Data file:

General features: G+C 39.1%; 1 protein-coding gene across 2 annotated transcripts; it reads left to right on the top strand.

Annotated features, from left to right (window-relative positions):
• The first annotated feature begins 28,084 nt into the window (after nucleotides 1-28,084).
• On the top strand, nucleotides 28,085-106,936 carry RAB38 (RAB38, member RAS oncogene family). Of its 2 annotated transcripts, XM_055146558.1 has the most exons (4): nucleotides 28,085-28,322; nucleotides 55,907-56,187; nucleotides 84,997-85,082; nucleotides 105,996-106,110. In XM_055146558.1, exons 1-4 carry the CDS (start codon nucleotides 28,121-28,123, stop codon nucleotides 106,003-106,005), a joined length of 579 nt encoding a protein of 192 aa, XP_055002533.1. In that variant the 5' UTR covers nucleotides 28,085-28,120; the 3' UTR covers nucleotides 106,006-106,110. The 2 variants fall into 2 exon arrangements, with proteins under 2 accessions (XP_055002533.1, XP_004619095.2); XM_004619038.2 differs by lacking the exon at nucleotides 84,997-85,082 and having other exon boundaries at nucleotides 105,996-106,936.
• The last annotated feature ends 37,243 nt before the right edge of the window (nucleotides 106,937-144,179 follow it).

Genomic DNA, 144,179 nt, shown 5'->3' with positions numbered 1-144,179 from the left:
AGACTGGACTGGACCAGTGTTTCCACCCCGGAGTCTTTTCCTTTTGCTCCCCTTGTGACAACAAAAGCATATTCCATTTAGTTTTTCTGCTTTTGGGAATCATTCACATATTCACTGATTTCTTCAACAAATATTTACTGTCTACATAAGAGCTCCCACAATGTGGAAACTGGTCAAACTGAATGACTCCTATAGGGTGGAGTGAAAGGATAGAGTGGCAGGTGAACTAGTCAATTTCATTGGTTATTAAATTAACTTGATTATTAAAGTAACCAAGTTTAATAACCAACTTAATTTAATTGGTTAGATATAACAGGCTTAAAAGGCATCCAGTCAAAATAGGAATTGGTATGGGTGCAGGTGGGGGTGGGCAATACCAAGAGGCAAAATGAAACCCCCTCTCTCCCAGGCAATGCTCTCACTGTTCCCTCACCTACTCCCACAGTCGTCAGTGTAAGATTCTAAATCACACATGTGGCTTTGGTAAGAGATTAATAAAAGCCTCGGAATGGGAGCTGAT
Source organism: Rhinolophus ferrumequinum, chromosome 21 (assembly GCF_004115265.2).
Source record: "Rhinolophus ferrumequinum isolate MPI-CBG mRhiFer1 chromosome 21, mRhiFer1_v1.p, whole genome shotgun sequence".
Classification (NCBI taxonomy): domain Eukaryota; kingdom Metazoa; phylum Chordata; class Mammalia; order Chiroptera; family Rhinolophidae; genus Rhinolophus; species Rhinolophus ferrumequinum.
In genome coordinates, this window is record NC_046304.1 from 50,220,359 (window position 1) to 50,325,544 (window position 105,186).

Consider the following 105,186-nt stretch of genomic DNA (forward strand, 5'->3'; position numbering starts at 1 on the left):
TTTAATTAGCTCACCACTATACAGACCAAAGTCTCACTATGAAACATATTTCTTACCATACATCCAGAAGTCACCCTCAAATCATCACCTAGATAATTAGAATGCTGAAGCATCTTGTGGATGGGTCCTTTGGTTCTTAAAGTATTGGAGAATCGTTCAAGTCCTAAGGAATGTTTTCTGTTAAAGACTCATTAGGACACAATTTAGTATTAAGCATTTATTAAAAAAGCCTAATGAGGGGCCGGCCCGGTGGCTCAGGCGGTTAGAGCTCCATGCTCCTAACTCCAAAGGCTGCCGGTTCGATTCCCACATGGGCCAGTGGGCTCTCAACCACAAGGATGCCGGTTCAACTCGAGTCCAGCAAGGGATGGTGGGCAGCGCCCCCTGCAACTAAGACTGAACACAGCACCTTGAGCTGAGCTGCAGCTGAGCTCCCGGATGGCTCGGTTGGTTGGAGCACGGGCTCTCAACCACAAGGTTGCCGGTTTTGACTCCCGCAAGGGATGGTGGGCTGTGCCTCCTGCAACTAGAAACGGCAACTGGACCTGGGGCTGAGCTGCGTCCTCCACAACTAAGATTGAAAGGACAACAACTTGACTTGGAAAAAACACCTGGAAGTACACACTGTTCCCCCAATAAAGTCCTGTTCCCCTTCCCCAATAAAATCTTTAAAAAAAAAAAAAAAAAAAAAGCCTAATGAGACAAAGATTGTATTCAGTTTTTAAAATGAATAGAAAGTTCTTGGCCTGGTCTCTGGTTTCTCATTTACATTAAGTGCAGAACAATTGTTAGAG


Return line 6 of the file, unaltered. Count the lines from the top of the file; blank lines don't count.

Genomic DNA, 144,179 nt, shown 5'->3' with positions numbered 1-144,179 from the left: